GPW: ESRI Canada’s Garden in the Sky

May 19, 2010 at 5:54 pm

As you know by now, ESRI Canada’s Garden in the Sky  in Toronto, Canada  is the winner in our  first contest here at Greenroofs.com, the 2010 Love the Earth, Plant a Roof!  Earth Day Photo Contest, and was featured as our Greenroof Project of the Week (GPW) from May 2, 2010 through May 9, 2010.   Submitted by Josephine Chan, Public Relations Specialist, Marketing, with ESRI Canada, this project received a whopping 735 votes!   Well, Josephine is a marketing specialist and  should be  commended on doing a great job of  getting the word out to vote for her project!

 

Although this really was a popularity contest, nonetheless, this “Garden in the Sky” is a stunning example of  collaboration, resulting in a thoughtful,  peaceful, and inviting  greenspace in an otherwise dreary, hot urban roofscape canyon typically found in our core downtown areas.   I asked Josephine why she felt the ESRI Canada living roof was special:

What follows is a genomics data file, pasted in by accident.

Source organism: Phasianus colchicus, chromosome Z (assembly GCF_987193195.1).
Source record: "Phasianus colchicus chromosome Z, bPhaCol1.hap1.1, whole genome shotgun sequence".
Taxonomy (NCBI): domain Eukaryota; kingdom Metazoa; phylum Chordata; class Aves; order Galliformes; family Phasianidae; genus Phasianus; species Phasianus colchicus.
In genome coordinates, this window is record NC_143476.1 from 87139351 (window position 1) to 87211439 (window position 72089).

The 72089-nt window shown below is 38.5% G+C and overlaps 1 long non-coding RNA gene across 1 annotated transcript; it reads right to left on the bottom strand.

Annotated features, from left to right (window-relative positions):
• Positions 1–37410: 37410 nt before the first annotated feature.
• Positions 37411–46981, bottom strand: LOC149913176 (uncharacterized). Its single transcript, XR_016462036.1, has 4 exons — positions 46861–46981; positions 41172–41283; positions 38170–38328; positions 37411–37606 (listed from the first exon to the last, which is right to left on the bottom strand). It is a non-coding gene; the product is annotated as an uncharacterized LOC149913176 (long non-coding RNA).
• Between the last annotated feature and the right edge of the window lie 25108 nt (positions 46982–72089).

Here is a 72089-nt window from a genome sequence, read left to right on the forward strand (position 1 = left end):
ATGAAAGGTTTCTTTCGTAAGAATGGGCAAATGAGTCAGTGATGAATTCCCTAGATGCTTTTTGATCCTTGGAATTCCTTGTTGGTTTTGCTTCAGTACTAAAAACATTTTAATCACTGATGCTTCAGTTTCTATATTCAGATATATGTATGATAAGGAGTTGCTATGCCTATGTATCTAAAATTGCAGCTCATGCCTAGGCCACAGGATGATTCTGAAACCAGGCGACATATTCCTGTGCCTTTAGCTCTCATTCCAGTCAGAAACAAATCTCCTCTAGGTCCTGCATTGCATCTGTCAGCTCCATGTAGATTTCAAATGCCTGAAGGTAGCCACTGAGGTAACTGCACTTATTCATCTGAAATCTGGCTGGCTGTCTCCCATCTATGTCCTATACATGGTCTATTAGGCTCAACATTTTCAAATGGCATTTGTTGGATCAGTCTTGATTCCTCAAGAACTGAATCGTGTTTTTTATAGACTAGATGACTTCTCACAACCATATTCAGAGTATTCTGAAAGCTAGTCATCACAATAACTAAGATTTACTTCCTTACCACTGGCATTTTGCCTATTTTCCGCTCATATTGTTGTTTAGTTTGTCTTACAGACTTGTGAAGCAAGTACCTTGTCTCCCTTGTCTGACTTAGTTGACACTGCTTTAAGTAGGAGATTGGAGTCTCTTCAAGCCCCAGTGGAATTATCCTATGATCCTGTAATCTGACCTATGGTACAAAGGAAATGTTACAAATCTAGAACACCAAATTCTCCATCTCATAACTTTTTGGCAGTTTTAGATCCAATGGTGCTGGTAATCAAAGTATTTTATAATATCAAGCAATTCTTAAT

“The green roof is a great project because it provides access to nature in an urban environment.   It reflects the passion for the environment and collective creativity of ESRI Canada’s staff, who were consulted and encouraged to submit suggestions for the design of the green roof.   The result is a colorful, accessible and functional rooftop garden that significantly enhances our workplace and the environment.”  ~ Josephine Chan

ESRI (Environmental Systems Research Institute) Canada is a geographic information systems software company who wanted an ecological roofing alternative for their ninth-story  headquarters.   According to an article in unlimited Magazine, company president Alex Miller saw big potential:

“We’re an environmental company.   Our business is building geographic information systems for our customers.   We wanted to set an example of what a company could do, for a relatively small amount of money overall, at improving the sustainability of our surrounding environment.” ~ Alex Miller

The greenroof was designed by Scott Torrance Landscape Architect of Toronto, who also  conducted  a Green Roof Feasibility Study for the ESRI Canada Head Office in 2007.    The design encompasses several zones of outdoor rooms  for circulation purposes,  and also reflects the indoor plan.